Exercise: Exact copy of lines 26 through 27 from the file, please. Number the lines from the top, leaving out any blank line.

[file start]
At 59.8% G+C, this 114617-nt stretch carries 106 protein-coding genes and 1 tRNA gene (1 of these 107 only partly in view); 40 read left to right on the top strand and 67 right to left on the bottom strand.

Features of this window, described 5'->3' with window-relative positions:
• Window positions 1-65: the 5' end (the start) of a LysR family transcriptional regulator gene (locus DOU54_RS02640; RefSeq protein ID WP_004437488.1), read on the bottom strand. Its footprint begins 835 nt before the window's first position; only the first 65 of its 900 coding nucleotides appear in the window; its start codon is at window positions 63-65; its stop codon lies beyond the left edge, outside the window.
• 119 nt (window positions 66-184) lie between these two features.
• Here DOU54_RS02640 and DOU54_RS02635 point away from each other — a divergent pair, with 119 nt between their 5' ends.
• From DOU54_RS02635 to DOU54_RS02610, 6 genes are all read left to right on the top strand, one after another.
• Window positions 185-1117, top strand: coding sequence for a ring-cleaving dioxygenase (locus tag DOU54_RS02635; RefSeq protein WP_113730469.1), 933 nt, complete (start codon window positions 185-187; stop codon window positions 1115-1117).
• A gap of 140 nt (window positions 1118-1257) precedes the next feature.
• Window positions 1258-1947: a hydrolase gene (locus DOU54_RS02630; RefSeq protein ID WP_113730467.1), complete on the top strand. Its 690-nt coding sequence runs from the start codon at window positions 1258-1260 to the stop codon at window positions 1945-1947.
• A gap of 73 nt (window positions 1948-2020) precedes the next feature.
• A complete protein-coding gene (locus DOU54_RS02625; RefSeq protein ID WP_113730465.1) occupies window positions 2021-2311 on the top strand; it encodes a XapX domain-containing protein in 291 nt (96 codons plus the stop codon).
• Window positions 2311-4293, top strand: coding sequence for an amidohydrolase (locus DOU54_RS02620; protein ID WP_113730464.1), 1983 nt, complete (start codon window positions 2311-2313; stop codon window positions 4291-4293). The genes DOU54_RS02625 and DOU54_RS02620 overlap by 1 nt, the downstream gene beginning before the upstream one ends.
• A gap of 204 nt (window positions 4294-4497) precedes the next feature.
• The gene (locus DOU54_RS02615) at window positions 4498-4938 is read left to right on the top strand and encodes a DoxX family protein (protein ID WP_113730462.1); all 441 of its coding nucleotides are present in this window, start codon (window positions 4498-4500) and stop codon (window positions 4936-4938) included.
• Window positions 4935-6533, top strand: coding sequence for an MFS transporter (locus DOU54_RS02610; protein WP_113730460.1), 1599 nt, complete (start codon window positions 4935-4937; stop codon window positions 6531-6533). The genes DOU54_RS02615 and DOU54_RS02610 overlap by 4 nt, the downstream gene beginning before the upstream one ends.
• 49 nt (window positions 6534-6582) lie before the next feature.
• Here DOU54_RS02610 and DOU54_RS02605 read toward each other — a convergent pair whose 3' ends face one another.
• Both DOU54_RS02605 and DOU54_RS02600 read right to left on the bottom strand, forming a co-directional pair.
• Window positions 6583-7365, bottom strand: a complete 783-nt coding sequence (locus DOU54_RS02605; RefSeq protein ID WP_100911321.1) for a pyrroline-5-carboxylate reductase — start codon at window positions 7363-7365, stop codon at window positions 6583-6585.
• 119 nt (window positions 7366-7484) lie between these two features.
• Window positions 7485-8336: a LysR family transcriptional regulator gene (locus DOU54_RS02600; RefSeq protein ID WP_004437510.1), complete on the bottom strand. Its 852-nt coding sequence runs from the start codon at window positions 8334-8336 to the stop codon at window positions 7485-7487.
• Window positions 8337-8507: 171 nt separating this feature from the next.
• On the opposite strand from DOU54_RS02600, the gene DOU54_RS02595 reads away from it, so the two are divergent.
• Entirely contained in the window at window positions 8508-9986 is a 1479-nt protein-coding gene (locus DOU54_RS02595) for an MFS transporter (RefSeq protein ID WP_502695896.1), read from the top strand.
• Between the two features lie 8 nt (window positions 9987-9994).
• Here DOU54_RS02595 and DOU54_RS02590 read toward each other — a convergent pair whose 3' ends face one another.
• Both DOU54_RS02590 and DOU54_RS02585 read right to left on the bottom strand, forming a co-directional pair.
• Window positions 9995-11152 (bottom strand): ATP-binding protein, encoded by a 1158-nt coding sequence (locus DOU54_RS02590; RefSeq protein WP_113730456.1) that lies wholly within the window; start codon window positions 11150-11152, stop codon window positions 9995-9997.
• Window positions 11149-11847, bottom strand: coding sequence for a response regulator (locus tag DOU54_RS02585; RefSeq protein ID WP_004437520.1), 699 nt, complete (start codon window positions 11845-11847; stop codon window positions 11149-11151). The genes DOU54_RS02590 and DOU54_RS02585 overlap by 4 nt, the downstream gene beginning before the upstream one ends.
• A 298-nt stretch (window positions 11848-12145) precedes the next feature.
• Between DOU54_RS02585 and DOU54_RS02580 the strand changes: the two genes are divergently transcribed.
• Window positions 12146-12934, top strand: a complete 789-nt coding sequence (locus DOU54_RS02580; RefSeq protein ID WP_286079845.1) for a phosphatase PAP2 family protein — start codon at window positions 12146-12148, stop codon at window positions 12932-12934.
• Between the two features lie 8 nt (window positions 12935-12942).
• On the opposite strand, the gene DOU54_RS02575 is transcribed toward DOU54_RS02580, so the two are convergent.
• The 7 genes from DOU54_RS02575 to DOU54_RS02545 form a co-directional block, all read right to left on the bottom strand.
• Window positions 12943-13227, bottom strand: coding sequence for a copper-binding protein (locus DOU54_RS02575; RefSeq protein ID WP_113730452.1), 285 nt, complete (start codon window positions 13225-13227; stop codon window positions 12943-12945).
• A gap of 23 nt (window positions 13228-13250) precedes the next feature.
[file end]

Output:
• Here DOU54_RS02595 and DOU54_RS02590 read toward each other — a convergent pair whose 3' ends face one another.
• Both DOU54_RS02590 and DOU54_RS02585 read right to left on the bottom strand, forming a co-directional pair.